Jersey boy

Pat Buchanan plows through another convention -- and takes no prisoners.


Jake Tapper
June 15, 2000 10:06PM (UTC)

While almost every attendee at Wednesday's convention of the Reform Party of New Jersey seemed firmly in presidential candidate Pat Buchanans camp, there was one man reserving judgment: Pat DiNizio, 44, lead singer of the rock band The Smithereens and a Reform Party candidate for Senate.

"I don't necessarily believe the spin that the media's put on the things he's said," said DiNizio, who says "A Girl Like You" is probably his band's biggest hit. "I'm reserving judgment. I want to look him in the eye, shake his hand and see what the truth of the matter is."

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DiNizio got his chance when, at approximately 1:20 p.m., Buchanan -- with well-coiffed wife, Shelley, and a few aides in tow -- pulled up to Raritan Community College in a shiny black Mercedes limousine to wax populist.

Buchanan's speech to the roughly 200 New Jerseyans assembled drew cheers, several standing Os and complete success in the state party elections, as every one of the 25 "Buchanan Reform"-endorsed candidates for delegate, national committee and state office won.

DiNizio and the rest of the crowd -- a hodgepodge of earnest reformers, future assassins, XYYs and audio-visual club rejects, as always -- learned the prime lesson about Buchanan: If you're able to scrape away his unsettling lapses into bigotry, he gives a hell of a speech and often even makes sense.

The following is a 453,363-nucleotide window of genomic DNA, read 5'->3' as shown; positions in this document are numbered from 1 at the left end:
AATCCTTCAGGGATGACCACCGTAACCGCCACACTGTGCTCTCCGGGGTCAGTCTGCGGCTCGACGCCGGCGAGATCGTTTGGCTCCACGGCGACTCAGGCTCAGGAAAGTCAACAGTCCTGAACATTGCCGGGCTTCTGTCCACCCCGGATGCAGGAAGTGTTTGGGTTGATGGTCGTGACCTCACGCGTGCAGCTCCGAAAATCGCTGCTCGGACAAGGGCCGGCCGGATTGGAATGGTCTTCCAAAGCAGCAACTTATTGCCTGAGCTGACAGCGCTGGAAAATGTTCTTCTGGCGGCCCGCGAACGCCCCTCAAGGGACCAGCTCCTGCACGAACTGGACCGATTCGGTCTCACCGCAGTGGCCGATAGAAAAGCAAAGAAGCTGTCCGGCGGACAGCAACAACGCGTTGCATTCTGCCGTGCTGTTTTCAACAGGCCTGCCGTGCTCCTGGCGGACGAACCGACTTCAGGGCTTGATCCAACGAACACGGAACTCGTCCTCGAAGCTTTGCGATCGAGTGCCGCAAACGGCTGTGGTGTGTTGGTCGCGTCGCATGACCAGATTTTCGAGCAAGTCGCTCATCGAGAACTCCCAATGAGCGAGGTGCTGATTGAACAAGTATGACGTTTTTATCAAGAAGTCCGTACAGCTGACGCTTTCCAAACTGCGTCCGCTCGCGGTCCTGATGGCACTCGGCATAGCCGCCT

Part of this is clearly because the Republican and Democratic parties seem so poll-driven, focus-group-tested and beholden to the big money doled out by corporate America.

"They're two wings of the same bird of prey," Buchanan said to raucous applause. "All they're looking for is soft money."

That line was one of many in which Buchanan focused on areas where his branch of populist conservatism meshes with the Reform Party's reformist populism. Likewise, he found common cause with all in the audience on the body of his remarks, which were focused on trade policies, immigration reform, his belief that the U.S. is handing over its sovereignty to groups like the World Trade Organization, and the unfairness of the Reform Party being shut out of the presidential debates.

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Noting the relatively sizable crowd in the middle of the day in the middle of the week, Buchanan began his remarks by saying "I'm glad to see so many people are unemployed, like me."